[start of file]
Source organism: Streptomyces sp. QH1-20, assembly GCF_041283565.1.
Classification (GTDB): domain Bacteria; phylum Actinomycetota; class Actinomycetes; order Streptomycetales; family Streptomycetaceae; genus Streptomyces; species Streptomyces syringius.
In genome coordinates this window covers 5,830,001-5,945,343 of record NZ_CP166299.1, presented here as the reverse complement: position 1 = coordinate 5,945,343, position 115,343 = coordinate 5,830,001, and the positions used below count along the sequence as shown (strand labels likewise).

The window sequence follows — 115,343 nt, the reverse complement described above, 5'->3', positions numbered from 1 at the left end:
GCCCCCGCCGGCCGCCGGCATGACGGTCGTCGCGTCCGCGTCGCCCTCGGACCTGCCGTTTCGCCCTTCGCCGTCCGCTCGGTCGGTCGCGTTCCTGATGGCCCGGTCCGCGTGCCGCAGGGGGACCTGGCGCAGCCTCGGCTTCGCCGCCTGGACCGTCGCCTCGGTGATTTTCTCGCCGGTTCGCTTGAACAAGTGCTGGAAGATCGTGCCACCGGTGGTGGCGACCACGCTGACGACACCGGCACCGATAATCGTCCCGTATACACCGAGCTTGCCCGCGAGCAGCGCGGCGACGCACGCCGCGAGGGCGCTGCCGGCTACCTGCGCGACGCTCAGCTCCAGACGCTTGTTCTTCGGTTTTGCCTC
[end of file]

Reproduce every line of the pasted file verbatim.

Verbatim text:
Source organism: Streptomyces sp. QH1-20, assembly GCF_041283565.1.
Classification (GTDB): domain Bacteria; phylum Actinomycetota; class Actinomycetes; order Streptomycetales; family Streptomycetaceae; genus Streptomyces; species Streptomyces syringius.
In genome coordinates this window covers 5,830,001-5,945,343 of record NZ_CP166299.1, presented here as the reverse complement: position 1 = coordinate 5,945,343, position 115,343 = coordinate 5,830,001, and the positions used below count along the sequence as shown (strand labels likewise).

The window sequence follows — 115,343 nt, the reverse complement described above, 5'->3', positions numbered from 1 at the left end:
GCCCCCGCCGGCCGCCGGCATGACGGTCGTCGCGTCCGCGTCGCCCTCGGACCTGCCGTTTCGCCCTTCGCCGTCCGCTCGGTCGGTCGCGTTCCTGATGGCCCGGTCCGCGTGCCGCAGGGGGACCTGGCGCAGCCTCGGCTTCGCCGCCTGGACCGTCGCCTCGGTGATTTTCTCGCCGGTTCGCTTGAACAAGTGCTGGAAGATCGTGCCACCGGTGGTGGCGACCACGCTGACGACACCGGCACCGATAATCGTCCCGTATACACCGAGCTTGCCCGCGAGCAGCGCGGCGACGCACGCCGCGAGGGCGCTGCCGGCTACCTGCGCGACGCTCAGCTCCAGACGCTTGTTCTTCGGTTTTGCCTC